Assessment of tissue-engineered islet graft viability by fluorine magnetic resonance spectroscopy

T. M. Suszynski, E. S. Avgoustiniatos, S. A. Stein, E. J. Falde, B. E. Hammer, K. K. Papas

Research output: Contribution to journalArticle

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Abstract

Introduction: Despite significant progress in the last decade, islet transplantation remains an experimental therapy for a limited number of patients with type 1 diabetes. Tissue-engineered approaches may provide promising alternatives to the current clinical protocol and would benefit greatly from concurrent development of graft quality assessment techniques. This study was designed to evaluate whether viability of tissue-engineered islet grafts can be assessed using fluorine magnetic resonance spectroscopy (19F-MRS), by the noninvasive measurement of oxygen partial pressure (pO2) and the subsequent calculation of islet oxygen consumption rate (OCR). Methods: Scaffolds composed of porcine plasma were seeded with human islets and perfluorodecalin. Each graft was covered with the same volume of culture media in a Petri dish. Four scaffolds were seeded with various numbers (08000) of islet equivalents (IE) aliquoted from the same preparation. After randomizing run order, grafts were examined by 19F-MRS at 37°C using a 5T spectrometer and a single-loop surface coil placed underneath. A standard inversion recovery sequence was used to obtain characteristic 19F spin-lattice relaxation times (T1), which were converted to steady-state average pO2 estimates using a previously determined linear calibration (R2 = 1.000). Each condition was assessed using replicate 19F-MRS measurements (n = 68). Results: Grafts exhibited IE dose-dependent increases in T1 and decreases in pO2 estimates. From the difference between scaffold pO2 estimates and ambient pO 2, the islet preparation OCR was calculated to be 95 ± 12 (mean ± standard error of the mean) nmol/(min · mg DNA) using theoretical modeling. This value compared well with OCR values measured using established methods for human islet preparations. Conclusions: 19F-MRS can be used for noninvasive pre- and possibly posttransplant assessment of tissue-engineered islet graft viability by estimating the amount of viable, oxygen-consuming tissue in a scaffold.

Original languageEnglish (US)
Pages (from-to)3221-3225
Number of pages5
JournalTransplantation proceedings
Volume43
Issue number9
DOIs
StatePublished - Nov 1 2011

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Fluorine
Magnetic Resonance Spectroscopy
Transplants
Oxygen Consumption
Sequence Inversion
Oxygen
Tissue Survival
Islets of Langerhans Transplantation
Investigational Therapies
Partial Pressure
Clinical Protocols
Type 1 Diabetes Mellitus
Calibration
Culture Media
Swine
DNA

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Assessment of tissue-engineered islet graft viability by fluorine magnetic resonance spectroscopy. / Suszynski, T. M.; Avgoustiniatos, E. S.; Stein, S. A.; Falde, E. J.; Hammer, B. E.; Papas, K. K.

In: Transplantation proceedings, Vol. 43, No. 9, 01.11.2011, p. 3221-3225.

Research output: Contribution to journalArticle

Suszynski, T. M. ; Avgoustiniatos, E. S. ; Stein, S. A. ; Falde, E. J. ; Hammer, B. E. ; Papas, K. K. / Assessment of tissue-engineered islet graft viability by fluorine magnetic resonance spectroscopy. In: Transplantation proceedings. 2011 ; Vol. 43, No. 9. pp. 3221-3225.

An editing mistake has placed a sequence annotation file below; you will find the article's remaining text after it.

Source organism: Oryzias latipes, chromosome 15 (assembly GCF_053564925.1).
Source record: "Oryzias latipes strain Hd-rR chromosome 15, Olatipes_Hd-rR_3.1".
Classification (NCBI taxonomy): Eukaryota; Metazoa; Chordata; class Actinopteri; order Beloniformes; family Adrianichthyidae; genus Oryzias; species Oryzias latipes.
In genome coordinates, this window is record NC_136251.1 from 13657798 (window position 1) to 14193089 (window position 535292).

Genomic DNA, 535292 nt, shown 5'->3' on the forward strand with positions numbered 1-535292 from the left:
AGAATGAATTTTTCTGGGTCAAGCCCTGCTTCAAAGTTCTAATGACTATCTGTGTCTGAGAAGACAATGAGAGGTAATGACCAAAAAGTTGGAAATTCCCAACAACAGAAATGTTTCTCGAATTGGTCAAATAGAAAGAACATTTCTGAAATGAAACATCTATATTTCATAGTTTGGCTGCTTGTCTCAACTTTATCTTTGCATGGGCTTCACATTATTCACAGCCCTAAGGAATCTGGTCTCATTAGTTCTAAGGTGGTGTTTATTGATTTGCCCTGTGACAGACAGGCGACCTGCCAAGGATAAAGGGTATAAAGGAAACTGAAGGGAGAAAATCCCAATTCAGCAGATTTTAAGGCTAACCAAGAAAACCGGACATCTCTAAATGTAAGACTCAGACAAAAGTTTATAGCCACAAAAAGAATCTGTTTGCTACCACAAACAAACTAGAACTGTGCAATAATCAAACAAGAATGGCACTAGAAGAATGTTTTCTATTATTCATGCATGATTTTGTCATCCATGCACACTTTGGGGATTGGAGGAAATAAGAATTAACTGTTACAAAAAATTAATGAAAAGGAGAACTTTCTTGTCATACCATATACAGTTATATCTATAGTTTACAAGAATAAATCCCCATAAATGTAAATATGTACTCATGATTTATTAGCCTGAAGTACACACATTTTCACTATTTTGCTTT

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AU - Suszynski, T. M.

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AU - Stein, S. A.

AU - Falde, E. J.

AU - Hammer, B. E.

AU - Papas, K. K.

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N2 - Introduction: Despite significant progress in the last decade, islet transplantation remains an experimental therapy for a limited number of patients with type 1 diabetes. Tissue-engineered approaches may provide promising alternatives to the current clinical protocol and would benefit greatly from concurrent development of graft quality assessment techniques. This study was designed to evaluate whether viability of tissue-engineered islet grafts can be assessed using fluorine magnetic resonance spectroscopy (19F-MRS), by the noninvasive measurement of oxygen partial pressure (pO2) and the subsequent calculation of islet oxygen consumption rate (OCR). Methods: Scaffolds composed of porcine plasma were seeded with human islets and perfluorodecalin. Each graft was covered with the same volume of culture media in a Petri dish. Four scaffolds were seeded with various numbers (08000) of islet equivalents (IE) aliquoted from the same preparation. After randomizing run order, grafts were examined by 19F-MRS at 37°C using a 5T spectrometer and a single-loop surface coil placed underneath. A standard inversion recovery sequence was used to obtain characteristic 19F spin-lattice relaxation times (T1), which were converted to steady-state average pO2 estimates using a previously determined linear calibration (R2 = 1.000). Each condition was assessed using replicate 19F-MRS measurements (n = 68). Results: Grafts exhibited IE dose-dependent increases in T1 and decreases in pO2 estimates. From the difference between scaffold pO2 estimates and ambient pO 2, the islet preparation OCR was calculated to be 95 ± 12 (mean ± standard error of the mean) nmol/(min · mg DNA) using theoretical modeling. This value compared well with OCR values measured using established methods for human islet preparations. Conclusions: 19F-MRS can be used for noninvasive pre- and possibly posttransplant assessment of tissue-engineered islet graft viability by estimating the amount of viable, oxygen-consuming tissue in a scaffold.

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